While I generally like much of what Senator Lindsay Graham has to say, I was rather disappointed in his comment on ABC's This Week concerning the "public option" in any health care reform bill. While much debate is necessary, the country can do without truly disingenuous and ideological statements like this.
Graham criticized a proposed system where "the bureaucrat sits between the doctor and the patient" and "you'll wait longer to get treated and you'll get the treatment the government decides for you, not your doctor." How that is any different from a system where "the insurance adjuster or HMO executive or financial manager sits between you and your doctor"? How is that different from "the insurance company or HMO deciding what treatment you get and not your doctor"? How is that different from the current system where I wait seven weeks to see a specialists and a colleague waits a year for an MRI and another for the necessary back surgery?
Clearly, his opposition to the "public option" has validity, but his comments are simply dishonest, and that sort of ideological use of sound-bites doesn't contribute to the discussion. Perhaps the most disturbing aspect of Senator Graham's comments is that he has government-sponsored insurance. Is he having problems with bureaucrats (namely himself) getting between him and his doctor? Is he having his care rationed? Is he letting the government decide which of his treatments are covered? The FEHBP preserves the private sector by allowing providers to bid to a pool of nine million employees, including Congress. Satisfaction with the plan is extremely high - Senator Graham certainly isn't pushing to change his plan.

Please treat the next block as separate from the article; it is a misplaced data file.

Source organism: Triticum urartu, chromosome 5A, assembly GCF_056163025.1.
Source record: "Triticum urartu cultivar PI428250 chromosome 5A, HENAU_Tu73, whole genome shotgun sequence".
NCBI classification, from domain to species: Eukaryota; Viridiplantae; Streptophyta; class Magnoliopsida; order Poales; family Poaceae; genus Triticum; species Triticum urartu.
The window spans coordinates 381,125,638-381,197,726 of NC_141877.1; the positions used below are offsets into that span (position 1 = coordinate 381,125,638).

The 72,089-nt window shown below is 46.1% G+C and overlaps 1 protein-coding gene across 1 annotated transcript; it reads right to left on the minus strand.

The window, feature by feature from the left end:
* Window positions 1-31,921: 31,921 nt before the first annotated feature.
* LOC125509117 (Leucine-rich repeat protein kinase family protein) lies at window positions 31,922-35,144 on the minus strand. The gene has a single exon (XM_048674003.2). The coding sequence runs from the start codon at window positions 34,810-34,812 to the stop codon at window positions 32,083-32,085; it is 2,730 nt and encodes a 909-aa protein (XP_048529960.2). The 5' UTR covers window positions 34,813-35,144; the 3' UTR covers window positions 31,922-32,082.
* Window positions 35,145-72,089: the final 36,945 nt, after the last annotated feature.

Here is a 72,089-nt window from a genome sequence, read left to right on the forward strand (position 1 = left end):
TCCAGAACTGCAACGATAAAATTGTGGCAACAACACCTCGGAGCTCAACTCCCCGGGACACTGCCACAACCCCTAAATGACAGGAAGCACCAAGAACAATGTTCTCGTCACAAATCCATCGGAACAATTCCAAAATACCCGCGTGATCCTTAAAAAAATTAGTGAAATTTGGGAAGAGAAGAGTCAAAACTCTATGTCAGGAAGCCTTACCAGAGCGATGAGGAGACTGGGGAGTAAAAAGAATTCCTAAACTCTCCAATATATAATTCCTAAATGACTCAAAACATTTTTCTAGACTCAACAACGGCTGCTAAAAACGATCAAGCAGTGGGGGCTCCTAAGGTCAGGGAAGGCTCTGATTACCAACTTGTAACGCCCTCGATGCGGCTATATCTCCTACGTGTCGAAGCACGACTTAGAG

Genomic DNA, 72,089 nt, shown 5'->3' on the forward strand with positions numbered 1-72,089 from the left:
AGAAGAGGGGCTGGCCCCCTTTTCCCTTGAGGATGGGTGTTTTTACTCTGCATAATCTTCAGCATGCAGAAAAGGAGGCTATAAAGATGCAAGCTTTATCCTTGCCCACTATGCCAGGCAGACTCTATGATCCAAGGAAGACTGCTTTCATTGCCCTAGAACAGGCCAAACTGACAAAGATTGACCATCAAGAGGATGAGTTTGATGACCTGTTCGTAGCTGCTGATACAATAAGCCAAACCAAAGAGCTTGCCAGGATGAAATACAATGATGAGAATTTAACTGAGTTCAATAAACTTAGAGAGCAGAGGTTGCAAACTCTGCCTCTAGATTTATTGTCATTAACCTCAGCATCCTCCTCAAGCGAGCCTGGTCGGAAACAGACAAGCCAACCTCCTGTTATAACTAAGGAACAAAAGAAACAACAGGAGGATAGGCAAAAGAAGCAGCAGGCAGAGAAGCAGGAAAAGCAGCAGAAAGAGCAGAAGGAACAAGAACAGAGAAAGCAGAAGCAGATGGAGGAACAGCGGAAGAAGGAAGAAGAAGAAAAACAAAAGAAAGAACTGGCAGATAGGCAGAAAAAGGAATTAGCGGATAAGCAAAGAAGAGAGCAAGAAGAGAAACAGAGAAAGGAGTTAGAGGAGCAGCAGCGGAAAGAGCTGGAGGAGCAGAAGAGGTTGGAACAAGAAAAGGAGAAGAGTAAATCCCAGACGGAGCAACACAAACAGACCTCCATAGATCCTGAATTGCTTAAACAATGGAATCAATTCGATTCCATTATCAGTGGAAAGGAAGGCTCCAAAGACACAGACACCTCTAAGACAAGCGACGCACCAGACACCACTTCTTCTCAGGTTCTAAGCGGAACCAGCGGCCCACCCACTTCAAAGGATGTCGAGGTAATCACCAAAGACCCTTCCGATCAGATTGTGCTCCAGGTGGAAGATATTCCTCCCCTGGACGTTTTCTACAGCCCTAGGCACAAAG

I hope the Senator will consider revisiting his position on the public option, and seek to build a comprehensive understanding of the issue. He might also consider the reality that polls show 70 - 75% of Americans support the "option" of a government plan, and those statistics include Republicans. Therefore, in the spirit of a democratic republic, I am opposed to Congress refusing to give voters "an option." That doesn't mean people will have to choose it or will want to. But fearing the giving of a choice to voters shows a real lack of faith in the American people.
That said, I am not in favor of a public plan, but I think Senator Graham and the Republicans are missing a real opportunity to offer a comprehensive plan that legally "preserves" the private sector control of providing health care and insurance. This could be found in the bi-partisan Wyden-Bennett Plan, also known as The Healthy Americans Act (HAA). It is, in many ways, an extension of the FEHBP to all Americans where as many as 300 providers bid to serve a pool of 300 million Americans, and people purchase as much or as little as they need. It is a good plan, it resembles all the best parts of the American system, and it blends in the positive qualities of systems such as Switzerland or France.
If nothing else, I hope Senator Graham will answer the questions about his own health insurance and refrain from truly disingenuous and ideological malarky when discussing the issue - or just refrain from talking about it at all. I'd rather he be silent than actively deceiving people.